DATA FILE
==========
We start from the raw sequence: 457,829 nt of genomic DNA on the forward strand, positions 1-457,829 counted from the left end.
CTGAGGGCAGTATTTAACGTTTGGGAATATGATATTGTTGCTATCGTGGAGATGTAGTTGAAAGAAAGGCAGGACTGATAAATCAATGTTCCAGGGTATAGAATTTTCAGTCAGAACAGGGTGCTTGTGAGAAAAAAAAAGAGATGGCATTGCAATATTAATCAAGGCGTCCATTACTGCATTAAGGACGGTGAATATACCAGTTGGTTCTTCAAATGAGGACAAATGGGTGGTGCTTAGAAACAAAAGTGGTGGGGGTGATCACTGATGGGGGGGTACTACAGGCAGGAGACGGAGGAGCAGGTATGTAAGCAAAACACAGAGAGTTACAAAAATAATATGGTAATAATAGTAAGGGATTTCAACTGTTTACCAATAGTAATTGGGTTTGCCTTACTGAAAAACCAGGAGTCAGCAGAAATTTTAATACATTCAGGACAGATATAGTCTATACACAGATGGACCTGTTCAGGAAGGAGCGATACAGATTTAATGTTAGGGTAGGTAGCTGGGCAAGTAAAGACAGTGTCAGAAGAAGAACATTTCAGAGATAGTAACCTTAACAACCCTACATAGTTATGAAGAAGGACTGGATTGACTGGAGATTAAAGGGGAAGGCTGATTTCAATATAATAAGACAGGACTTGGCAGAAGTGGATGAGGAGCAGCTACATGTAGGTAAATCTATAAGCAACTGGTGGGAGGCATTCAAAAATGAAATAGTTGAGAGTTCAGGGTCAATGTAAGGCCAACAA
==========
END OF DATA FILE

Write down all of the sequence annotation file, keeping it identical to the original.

We start from the raw sequence: 457,829 nt of genomic DNA on the forward strand, positions 1-457,829 counted from the left end.
CTGAGGGCAGTATTTAACGTTTGGGAATATGATATTGTTGCTATCGTGGAGATGTAGTTGAAAGAAAGGCAGGACTGATAAATCAATGTTCCAGGGTATAGAATTTTCAGTCAGAACAGGGTGCTTGTGAGAAAAAAAAAGAGATGGCATTGCAATATTAATCAAGGCGTCCATTACTGCATTAAGGACGGTGAATATACCAGTTGGTTCTTCAAATGAGGACAAATGGGTGGTGCTTAGAAACAAAAGTGGTGGGGGTGATCACTGATGGGGGGGTACTACAGGCAGGAGACGGAGGAGCAGGTATGTAAGCAAAACACAGAGAGTTACAAAAATAATATGGTAATAATAGTAAGGGATTTCAACTGTTTACCAATAGTAATTGGGTTTGCCTTACTGAAAAACCAGGAGTCAGCAGAAATTTTAATACATTCAGGACAGATATAGTCTATACACAGATGGACCTGTTCAGGAAGGAGCGATACAGATTTAATGTTAGGGTAGGTAGCTGGGCAAGTAAAGACAGTGTCAGAAGAAGAACATTTCAGAGATAGTAACCTTAACAACCCTACATAGTTATGAAGAAGGACTGGATTGACTGGAGATTAAAGGGGAAGGCTGATTTCAATATAATAAGACAGGACTTGGCAGAAGTGGATGAGGAGCAGCTACATGTAGGTAAATCTATAAGCAACTGGTGGGAGGCATTCAAAAATGAAATAGTTGAGAGTTCAGGGTCAATGTAAGGCCAACAA